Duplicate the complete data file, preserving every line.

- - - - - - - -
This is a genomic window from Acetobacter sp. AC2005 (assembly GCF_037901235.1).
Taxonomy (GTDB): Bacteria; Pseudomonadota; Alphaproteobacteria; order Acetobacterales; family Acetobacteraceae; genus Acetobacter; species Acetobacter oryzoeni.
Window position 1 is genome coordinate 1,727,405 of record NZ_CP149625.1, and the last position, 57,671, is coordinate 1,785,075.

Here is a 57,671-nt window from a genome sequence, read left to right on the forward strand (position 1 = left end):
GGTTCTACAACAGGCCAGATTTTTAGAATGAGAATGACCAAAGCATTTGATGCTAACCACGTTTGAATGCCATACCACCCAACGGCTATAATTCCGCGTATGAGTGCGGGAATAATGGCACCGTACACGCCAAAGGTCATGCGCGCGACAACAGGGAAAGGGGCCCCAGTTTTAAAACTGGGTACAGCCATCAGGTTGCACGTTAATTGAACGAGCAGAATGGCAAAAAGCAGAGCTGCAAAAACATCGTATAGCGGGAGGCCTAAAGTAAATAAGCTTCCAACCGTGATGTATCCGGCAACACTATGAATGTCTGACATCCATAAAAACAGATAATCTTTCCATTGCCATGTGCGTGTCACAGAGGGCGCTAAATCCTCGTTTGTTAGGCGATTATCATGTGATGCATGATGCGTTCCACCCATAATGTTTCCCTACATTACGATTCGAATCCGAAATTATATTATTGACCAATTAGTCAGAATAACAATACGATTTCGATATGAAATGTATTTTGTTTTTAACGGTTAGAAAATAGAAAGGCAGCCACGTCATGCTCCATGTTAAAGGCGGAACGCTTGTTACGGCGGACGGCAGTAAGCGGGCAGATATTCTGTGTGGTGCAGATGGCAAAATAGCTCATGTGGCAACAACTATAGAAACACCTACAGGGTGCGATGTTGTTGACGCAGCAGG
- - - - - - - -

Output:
This is a genomic window from Acetobacter sp. AC2005 (assembly GCF_037901235.1).
Taxonomy (GTDB): Bacteria; Pseudomonadota; Alphaproteobacteria; order Acetobacterales; family Acetobacteraceae; genus Acetobacter; species Acetobacter oryzoeni.
Window position 1 is genome coordinate 1,727,405 of record NZ_CP149625.1, and the last position, 57,671, is coordinate 1,785,075.

Here is a 57,671-nt window from a genome sequence, read left to right on the forward strand (position 1 = left end):
GGTTCTACAACAGGCCAGATTTTTAGAATGAGAATGACCAAAGCATTTGATGCTAACCACGTTTGAATGCCATACCACCCAACGGCTATAATTCCGCGTATGAGTGCGGGAATAATGGCACCGTACACGCCAAAGGTCATGCGCGCGACAACAGGGAAAGGGGCCCCAGTTTTAAAACTGGGTACAGCCATCAGGTTGCACGTTAATTGAACGAGCAGAATGGCAAAAAGCAGAGCTGCAAAAACATCGTATAGCGGGAGGCCTAAAGTAAATAAGCTTCCAACCGTGATGTATCCGGCAACACTATGAATGTCTGACATCCATAAAAACAGATAATCTTTCCATTGCCATGTGCGTGTCACAGAGGGCGCTAAATCCTCGTTTGTTAGGCGATTATCATGTGATGCATGATGCGTTCCACCCATAATGTTTCCCTACATTACGATTCGAATCCGAAATTATATTATTGACCAATTAGTCAGAATAACAATACGATTTCGATATGAAATGTATTTTGTTTTTAACGGTTAGAAAATAGAAAGGCAGCCACGTCATGCTCCATGTTAAAGGCGGAACGCTTGTTACGGCGGACGGCAGTAAGCGGGCAGATATTCTGTGTGGTGCAGATGGCAAAATAGCTCATGTGGCAACAACTATAGAAACACCTACAGGGTGCGATGTTGTTGACGCAGCAGG